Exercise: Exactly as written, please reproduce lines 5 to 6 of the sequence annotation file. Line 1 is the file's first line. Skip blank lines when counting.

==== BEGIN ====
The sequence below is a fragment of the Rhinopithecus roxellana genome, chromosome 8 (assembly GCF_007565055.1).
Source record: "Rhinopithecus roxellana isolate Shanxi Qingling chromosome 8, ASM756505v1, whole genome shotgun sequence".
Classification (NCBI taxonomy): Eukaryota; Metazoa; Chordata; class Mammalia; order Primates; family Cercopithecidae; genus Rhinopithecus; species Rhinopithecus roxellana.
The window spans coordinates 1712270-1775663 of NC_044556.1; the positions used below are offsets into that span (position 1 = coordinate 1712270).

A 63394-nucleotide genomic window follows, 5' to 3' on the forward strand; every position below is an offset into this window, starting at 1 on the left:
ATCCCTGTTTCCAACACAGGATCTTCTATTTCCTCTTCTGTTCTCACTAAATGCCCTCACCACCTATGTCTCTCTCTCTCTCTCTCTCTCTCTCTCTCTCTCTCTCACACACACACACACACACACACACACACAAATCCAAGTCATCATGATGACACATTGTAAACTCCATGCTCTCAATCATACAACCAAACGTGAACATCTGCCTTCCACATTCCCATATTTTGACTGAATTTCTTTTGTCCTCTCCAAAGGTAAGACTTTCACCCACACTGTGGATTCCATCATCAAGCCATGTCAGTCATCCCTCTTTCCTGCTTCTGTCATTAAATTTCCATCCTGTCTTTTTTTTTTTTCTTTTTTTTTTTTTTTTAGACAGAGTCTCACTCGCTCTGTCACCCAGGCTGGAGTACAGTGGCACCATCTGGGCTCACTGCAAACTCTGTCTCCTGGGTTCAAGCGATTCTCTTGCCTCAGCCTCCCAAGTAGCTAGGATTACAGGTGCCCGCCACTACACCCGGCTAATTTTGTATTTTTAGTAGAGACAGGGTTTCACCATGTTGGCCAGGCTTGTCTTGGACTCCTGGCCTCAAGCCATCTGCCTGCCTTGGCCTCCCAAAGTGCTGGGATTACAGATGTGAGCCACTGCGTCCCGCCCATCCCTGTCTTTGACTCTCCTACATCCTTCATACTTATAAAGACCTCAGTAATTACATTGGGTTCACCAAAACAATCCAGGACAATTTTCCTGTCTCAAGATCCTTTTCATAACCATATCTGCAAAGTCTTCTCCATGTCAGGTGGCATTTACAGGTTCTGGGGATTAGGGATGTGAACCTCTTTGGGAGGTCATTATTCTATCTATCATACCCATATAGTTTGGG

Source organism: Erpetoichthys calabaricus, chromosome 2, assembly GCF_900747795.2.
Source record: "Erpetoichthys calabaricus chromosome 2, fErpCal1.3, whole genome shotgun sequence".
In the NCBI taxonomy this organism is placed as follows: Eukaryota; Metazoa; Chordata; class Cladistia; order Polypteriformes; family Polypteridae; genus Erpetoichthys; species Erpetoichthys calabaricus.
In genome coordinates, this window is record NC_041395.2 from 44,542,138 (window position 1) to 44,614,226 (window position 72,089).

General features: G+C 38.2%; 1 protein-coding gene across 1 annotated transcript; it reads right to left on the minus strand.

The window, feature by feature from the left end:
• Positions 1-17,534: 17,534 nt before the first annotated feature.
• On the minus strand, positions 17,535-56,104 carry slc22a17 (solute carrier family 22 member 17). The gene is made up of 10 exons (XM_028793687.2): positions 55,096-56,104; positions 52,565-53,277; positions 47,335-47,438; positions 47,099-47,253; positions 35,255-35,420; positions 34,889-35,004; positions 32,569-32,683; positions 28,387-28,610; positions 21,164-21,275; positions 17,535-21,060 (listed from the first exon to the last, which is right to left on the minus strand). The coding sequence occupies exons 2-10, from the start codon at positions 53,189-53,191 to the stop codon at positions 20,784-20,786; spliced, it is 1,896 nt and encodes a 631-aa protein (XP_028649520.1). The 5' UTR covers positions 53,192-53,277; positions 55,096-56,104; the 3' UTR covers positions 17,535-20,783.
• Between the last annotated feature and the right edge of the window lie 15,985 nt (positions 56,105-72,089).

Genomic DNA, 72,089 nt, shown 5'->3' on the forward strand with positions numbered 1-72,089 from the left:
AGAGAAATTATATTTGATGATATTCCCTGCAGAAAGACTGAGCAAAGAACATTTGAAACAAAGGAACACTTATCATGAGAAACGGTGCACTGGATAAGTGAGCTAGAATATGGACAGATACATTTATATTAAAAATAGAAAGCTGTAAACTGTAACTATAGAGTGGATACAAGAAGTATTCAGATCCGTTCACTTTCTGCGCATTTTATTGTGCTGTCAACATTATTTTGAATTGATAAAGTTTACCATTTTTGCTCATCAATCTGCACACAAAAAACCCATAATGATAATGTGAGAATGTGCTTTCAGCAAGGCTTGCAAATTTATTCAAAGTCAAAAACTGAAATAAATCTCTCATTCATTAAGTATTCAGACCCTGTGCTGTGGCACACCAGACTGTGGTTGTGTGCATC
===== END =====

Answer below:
A 63394-nucleotide genomic window follows, 5' to 3' on the forward strand; every position below is an offset into this window, starting at 1 on the left:
ATCCCTGTTTCCAACACAGGATCTTCTATTTCCTCTTCTGTTCTCACTAAATGCCCTCACCACCTATGTCTCTCTCTCTCTCTCTCTCTCTCTCTCTCTCTCTCTCACACACACACACACACACACACACACACAAATCCAAGTCATCATGATGACACATTGTAAACTCCATGCTCTCAATCATACAACCAAACGTGAACATCTGCCTTCCACATTCCCATATTTTGACTGAATTTCTTTTGTCCTCTCCAAAGGTAAGACTTTCACCCACACTGTGGATTCCATCATCAAGCCATGTCAGTCATCCCTCTTTCCTGCTTCTGTCATTAAATTTCCATCCTGTCTTTTTTTTTTTTCTTTTTTTTTTTTTTTTAGACAGAGTCTCACTCGCTCTGTCACCCAGGCTGGAGTACAGTGGCACCATCTGGGCTCACTGCAAACTCTGTCTCCTGGGTTCAAGCGATTCTCTTGCCTCAGCCTCCCAAGTAGCTAGGATTACAGGTGCCCGCCACTACACCCGGCTAATTTTGTATTTTTAGTAGAGACAGGGTTTCACCATGTTGGCCAGGCTTGTCTTGGACTCCTGGCCTCAAGCCATCTGCCTGCCTTGGCCTCCCAAAGTGCTGGGATTACAGATGTGAGCCACTGCGTCCCGCCCATCCCTGTCTTTGACTCTCCTACATCCTTCATACTTATAAAGACCTCAGTAATTACATTGGGTTCACCAAAACAATCCAGGACAATTTTCCTGTCTCAAGATCCTTTTCATAACCATATCTGCAAAGTCTTCTCCATGTCAGGTGGCATTTACAGGTTCTGGGGATTAGGGATGTGAACCTCTTTGGGAGGTCATTATTCTATCTATCATACCCATATAGTTTGGG